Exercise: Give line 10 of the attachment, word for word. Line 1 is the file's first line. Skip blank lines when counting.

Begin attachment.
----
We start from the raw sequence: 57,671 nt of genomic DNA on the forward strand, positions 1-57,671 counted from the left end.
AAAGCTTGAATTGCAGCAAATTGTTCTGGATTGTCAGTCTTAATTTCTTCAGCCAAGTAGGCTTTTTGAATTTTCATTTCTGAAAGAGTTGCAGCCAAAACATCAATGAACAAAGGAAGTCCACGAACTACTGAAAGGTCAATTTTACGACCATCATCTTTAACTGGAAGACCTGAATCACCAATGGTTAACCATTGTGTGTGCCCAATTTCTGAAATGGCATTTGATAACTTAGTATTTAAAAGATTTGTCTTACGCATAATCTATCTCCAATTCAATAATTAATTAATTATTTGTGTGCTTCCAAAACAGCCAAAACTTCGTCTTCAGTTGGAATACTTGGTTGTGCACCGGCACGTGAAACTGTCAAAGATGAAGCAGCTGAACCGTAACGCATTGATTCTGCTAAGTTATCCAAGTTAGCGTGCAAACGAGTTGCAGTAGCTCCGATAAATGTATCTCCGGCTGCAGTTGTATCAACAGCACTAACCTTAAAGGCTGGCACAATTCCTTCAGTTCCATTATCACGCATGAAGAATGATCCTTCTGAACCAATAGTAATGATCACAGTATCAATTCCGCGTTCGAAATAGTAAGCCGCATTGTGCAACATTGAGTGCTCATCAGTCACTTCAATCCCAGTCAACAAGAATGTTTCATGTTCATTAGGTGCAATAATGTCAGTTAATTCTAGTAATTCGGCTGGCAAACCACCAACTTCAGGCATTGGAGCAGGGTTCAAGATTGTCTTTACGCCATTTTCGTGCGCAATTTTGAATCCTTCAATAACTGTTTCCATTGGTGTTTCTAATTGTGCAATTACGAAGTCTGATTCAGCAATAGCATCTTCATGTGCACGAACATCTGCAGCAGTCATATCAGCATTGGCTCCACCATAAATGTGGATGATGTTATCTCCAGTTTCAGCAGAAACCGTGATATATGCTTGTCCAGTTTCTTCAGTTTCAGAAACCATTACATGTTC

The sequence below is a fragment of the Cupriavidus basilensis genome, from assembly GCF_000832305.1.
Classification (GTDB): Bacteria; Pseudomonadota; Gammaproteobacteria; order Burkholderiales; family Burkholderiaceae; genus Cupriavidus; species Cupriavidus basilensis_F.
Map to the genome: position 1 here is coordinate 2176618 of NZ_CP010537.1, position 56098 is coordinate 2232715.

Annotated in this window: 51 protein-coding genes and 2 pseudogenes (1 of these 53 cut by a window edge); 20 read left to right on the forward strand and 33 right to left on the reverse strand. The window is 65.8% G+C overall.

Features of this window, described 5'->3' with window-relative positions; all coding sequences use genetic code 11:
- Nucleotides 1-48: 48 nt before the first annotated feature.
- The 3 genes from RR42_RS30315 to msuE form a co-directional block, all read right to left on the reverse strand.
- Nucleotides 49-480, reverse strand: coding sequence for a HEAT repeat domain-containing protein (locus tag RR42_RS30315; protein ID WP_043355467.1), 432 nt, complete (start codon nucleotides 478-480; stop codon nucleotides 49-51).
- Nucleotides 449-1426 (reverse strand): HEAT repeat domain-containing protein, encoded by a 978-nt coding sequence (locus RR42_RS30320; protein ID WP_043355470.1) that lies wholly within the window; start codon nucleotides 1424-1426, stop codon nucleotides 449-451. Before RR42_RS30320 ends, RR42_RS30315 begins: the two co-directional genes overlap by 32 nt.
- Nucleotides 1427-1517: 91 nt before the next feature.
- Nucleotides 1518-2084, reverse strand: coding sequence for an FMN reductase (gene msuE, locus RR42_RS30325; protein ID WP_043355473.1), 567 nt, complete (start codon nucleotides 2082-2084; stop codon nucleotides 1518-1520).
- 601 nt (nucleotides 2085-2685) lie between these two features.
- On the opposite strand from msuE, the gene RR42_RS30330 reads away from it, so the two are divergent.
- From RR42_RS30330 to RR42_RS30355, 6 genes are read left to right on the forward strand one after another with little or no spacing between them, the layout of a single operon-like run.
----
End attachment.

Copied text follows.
- Nucleotides 49-480, reverse strand: coding sequence for a HEAT repeat domain-containing protein (locus tag RR42_RS30315; protein ID WP_043355467.1), 432 nt, complete (start codon nucleotides 478-480; stop codon nucleotides 49-51).